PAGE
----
A construction defect is a constructed item with a condition that deviates from the accepted architectural plans, building codes, and/or industry standards. One example would be walls that are missing vapor barriers.
According to Greenstein, the first thing an association should do if a construction defect is found is to evaluate the concern and determine if it is in fact a defect. This is done by contacting an expert for a professional opinion. The next steps would be to determine the full nature of the deviation, the cost associated with its repair, and whether or not any consequential damages exist or will later result because of it. Once the defect has been fully assessed, it may then be necessary to contact the developer. The developer should be contacted and advised of the problem if the association believes the developer may be able to remedy it, and if it is in the best interest of the community for the developer to do so, Greenstein explained. Giving notice gives the developer a chance to fix the defect, or at least witness the defect firsthand. Notice is often given through certified mail, or however stated in the sales contract. Some states may have a statute of limitation outlining at what point an association may still request repairs from the developer. If there is a much larger problem, Greenstein said, and it is one that the developer cannot fix, the association will most likely have to file suit or make the repairs itself.
“Like most issues under contract law, the longer an association waits to notify the developer in writing of the defect and then bring a law suit, the better the chances that the developer will prevail. It is critical to give the developer a written notice of the defect as soon as it is determined and then to speak with your attorney, even before hearing back from the developer. Many developers are known to push off any complaints of defects until the association loses its rights to pursue a claim,” Greenstein explained.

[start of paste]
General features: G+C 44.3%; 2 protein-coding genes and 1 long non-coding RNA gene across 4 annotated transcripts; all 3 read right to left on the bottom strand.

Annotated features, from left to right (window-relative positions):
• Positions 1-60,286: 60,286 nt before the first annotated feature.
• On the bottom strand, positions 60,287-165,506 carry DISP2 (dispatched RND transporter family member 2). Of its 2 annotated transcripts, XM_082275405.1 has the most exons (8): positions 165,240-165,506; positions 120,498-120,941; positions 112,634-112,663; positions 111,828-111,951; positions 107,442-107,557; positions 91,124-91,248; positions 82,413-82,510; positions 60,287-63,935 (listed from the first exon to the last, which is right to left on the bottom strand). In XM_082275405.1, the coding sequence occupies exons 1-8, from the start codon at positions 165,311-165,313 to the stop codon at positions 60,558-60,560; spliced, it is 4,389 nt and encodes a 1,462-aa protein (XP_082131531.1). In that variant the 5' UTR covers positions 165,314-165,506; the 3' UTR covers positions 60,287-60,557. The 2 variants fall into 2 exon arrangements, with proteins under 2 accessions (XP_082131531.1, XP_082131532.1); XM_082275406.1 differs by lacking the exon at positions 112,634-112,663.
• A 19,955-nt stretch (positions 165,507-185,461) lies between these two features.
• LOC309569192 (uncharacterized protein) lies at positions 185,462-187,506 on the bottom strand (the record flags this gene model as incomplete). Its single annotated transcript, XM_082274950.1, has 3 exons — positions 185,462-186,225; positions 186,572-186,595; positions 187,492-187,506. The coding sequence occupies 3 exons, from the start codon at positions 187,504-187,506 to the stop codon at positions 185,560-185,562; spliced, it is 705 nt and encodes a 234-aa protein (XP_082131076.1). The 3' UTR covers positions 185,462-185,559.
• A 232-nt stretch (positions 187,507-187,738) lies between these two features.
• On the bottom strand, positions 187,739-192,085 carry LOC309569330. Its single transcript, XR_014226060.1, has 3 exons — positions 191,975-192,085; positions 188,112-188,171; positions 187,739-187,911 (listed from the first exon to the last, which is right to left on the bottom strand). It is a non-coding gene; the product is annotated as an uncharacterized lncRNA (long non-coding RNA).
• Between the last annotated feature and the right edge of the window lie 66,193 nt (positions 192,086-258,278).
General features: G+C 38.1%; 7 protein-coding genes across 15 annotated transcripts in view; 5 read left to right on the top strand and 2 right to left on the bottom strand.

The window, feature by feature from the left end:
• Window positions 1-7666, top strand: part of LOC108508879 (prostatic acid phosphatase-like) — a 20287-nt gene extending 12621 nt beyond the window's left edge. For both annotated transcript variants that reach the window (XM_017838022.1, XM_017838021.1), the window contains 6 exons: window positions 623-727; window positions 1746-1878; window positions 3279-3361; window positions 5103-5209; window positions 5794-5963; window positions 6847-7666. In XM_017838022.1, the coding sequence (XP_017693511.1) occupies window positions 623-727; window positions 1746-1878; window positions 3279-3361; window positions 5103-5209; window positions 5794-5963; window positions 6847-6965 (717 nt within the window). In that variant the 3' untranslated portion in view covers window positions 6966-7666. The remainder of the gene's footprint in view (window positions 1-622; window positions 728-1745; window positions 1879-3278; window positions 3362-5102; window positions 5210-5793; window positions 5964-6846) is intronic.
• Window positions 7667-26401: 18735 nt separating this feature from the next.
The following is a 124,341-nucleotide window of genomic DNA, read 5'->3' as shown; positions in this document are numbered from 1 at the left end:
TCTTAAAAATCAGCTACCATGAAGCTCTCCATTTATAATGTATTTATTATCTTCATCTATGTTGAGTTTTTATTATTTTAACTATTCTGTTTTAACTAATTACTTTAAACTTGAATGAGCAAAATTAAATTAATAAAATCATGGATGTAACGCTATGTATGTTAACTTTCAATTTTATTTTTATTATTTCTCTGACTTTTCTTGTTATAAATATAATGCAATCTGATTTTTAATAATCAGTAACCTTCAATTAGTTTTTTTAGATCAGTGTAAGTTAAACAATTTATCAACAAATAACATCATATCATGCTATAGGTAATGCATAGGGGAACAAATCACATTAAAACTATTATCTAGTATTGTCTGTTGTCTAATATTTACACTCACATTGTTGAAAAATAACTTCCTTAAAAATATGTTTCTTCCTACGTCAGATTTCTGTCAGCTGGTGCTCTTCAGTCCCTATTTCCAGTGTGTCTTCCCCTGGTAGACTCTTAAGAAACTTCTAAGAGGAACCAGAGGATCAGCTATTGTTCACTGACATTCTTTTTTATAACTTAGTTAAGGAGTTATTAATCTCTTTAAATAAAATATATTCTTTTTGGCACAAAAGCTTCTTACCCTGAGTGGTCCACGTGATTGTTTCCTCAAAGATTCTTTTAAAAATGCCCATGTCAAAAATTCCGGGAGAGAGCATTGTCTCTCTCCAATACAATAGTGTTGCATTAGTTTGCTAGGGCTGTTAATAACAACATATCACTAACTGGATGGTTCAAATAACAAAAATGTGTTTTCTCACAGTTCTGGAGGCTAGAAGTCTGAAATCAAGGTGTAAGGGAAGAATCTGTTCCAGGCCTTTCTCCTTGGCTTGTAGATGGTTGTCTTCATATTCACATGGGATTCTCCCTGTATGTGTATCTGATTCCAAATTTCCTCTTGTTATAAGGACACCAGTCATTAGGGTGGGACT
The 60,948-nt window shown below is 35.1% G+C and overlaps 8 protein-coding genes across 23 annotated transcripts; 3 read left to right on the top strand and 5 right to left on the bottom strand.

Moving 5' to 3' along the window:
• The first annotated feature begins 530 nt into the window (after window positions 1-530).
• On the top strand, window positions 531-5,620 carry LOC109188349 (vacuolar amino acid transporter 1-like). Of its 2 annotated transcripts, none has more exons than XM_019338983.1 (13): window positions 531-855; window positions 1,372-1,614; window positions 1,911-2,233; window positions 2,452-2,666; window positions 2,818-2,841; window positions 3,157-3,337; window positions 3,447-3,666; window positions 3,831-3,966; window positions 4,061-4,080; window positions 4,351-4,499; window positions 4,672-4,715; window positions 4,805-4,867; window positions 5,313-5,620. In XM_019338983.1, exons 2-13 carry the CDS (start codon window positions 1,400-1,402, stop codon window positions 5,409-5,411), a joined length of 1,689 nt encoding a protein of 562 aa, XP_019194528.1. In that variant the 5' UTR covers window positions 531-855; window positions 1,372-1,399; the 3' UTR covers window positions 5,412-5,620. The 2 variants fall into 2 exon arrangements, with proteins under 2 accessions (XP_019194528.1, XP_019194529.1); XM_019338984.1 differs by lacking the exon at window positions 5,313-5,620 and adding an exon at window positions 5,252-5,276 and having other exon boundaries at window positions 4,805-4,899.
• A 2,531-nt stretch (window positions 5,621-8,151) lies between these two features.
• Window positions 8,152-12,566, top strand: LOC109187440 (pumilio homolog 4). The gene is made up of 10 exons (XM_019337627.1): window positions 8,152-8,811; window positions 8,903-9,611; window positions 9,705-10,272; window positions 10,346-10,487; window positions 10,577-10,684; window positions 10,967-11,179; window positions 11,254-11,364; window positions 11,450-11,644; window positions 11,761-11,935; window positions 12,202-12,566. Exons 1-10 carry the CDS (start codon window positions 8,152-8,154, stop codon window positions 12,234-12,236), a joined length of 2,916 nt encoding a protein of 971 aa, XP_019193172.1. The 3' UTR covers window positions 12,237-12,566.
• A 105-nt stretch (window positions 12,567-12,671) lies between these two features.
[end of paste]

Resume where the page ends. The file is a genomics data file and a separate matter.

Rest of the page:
Defects found in any of the common property elements are to be handled by the association, and they are determined to be either the responsibility of the association or the developer. Though the association does not have a contract regarding this with the developer, Greenstein noted, it can often claim the implied warranty of habitability, which requires the constructions to be defect-free and suitable for habitation. In some cases, the association or developer may even be responsible for defects in individual units if the defects are part of the original construction. However, unit owners are usually responsible for addressing any defects over which they have exclusive ownership, such as within the general bounds of their unit; this would include everything from the paint on the drywall and inward.
“Both the association and the individual unit owners have implied warranties and often express warranties. In addition, Minnesota has some of the most liberal implied warranties of any other states,” Greenstein said. The implied warranties, however, tend to greatly outlast the period of any express warranty. Furthermore, he stated that Minnesota has statutes limiting the period of time in which a claim can be reported after the defect has become known.